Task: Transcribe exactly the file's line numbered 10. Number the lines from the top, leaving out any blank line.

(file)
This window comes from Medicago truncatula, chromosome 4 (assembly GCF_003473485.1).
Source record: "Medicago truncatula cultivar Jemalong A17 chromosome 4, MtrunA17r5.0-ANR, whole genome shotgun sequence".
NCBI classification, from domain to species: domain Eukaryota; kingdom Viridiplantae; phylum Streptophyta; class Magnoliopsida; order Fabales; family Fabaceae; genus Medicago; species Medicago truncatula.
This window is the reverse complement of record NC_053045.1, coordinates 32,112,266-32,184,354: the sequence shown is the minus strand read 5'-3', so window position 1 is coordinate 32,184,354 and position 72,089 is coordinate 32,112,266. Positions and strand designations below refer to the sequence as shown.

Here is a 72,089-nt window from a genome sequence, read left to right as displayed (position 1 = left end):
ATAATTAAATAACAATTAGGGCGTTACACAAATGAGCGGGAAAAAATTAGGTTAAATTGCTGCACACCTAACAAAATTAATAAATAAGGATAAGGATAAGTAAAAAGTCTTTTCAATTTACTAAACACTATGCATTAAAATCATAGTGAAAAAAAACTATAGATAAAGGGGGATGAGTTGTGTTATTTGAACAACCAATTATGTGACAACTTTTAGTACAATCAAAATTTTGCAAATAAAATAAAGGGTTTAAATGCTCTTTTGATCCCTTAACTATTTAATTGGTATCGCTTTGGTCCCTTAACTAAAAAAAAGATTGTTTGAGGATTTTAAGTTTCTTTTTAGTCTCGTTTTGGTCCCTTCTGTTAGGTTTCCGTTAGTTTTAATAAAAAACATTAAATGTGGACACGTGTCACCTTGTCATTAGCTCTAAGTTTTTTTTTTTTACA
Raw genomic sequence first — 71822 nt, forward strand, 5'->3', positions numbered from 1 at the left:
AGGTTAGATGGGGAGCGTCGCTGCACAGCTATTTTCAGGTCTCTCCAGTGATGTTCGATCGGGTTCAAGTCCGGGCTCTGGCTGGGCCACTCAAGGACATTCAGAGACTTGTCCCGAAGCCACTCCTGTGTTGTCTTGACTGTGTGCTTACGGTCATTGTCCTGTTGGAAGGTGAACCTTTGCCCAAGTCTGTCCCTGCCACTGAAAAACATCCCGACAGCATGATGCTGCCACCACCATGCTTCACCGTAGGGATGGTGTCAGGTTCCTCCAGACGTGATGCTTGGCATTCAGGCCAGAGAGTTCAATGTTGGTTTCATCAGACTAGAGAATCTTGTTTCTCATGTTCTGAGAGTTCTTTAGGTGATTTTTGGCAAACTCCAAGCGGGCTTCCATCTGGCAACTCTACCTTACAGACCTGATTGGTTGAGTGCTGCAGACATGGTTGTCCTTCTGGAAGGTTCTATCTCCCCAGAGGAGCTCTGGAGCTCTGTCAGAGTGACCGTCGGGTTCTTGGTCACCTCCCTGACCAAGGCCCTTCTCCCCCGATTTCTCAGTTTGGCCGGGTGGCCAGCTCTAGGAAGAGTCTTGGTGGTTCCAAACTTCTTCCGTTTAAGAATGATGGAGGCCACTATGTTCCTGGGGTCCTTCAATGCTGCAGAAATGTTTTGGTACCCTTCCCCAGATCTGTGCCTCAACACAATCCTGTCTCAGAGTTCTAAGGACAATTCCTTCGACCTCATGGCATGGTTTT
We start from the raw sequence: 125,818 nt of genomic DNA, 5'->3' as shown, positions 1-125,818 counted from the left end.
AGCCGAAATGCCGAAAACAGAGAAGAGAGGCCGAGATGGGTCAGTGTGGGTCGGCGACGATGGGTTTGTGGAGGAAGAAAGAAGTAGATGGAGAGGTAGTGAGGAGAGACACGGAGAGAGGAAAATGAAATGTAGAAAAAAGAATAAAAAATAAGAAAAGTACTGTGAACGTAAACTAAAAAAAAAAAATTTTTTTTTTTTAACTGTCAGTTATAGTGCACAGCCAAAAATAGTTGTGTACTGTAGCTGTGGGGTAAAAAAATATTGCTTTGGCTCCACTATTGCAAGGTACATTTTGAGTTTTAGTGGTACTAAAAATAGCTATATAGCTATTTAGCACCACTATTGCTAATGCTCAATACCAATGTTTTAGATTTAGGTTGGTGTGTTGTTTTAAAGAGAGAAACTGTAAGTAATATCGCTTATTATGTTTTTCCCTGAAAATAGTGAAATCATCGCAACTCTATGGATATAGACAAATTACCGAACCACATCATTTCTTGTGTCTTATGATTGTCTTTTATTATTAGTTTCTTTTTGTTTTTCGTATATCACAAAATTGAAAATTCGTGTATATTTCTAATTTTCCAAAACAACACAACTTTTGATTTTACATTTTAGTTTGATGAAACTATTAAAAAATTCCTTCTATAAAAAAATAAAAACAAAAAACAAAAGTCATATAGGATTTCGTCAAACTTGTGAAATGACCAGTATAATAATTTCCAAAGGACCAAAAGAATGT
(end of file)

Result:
AGCCGAAATGCCGAAAACAGAGAAGAGAGGCCGAGATGGGTCAGTGTGGGTCGGCGACGATGGGTTTGTGGAGGAAGAAAGAAGTAGATGGAGAGGTAGTGAGGAGAGACACGGAGAGAGGAAAATGAAATGTAGAAAAAAGAATAAAAAATAAGAAAAGTACTGTGAACGTAAACTAAAAAAAAAAAATTTTTTTTTTTTAACTGTCAGTTATAGTGCACAGCCAAAAATAGTTGTGTACTGTAGCTGTGGGGTAAAAAAATATTGCTTTGGCTCCACTATTGCAAGGTACATTTTGAGTTTTAGTGGTACTAAAAATAGCTATATAGCTATTTAGCACCACTATTGCTAATGCTCAATACCAATGTTTTAGATTTAGGTTGGTGTGTTGTTTTAAAGAGAGAAACTGTAAGTAATATCGCTTATTATGTTTTTCCCTGAAAATAGTGAAATCATCGCAACTCTATGGATATAGACAAATTACCGAACCACATCATTTCTTGTGTCTTATGATTGTCTTTTATTATTAGTTTCTTTTTGTTTTTCGTATATCACAAAATTGAAAATTCGTGTATATTTCTAATTTTCCAAAACAACACAACTTTTGATTTTACATTTTAGTTTGATGAAACTATTAAAAAATTCCTTCTATAAAAAAATAAAAACAAAAAACAAAAGTCATATAGGATTTCGTCAAACTTGTGAAATGACCAGTATAATAATTTCCAAAGGACCAAAAGAATGT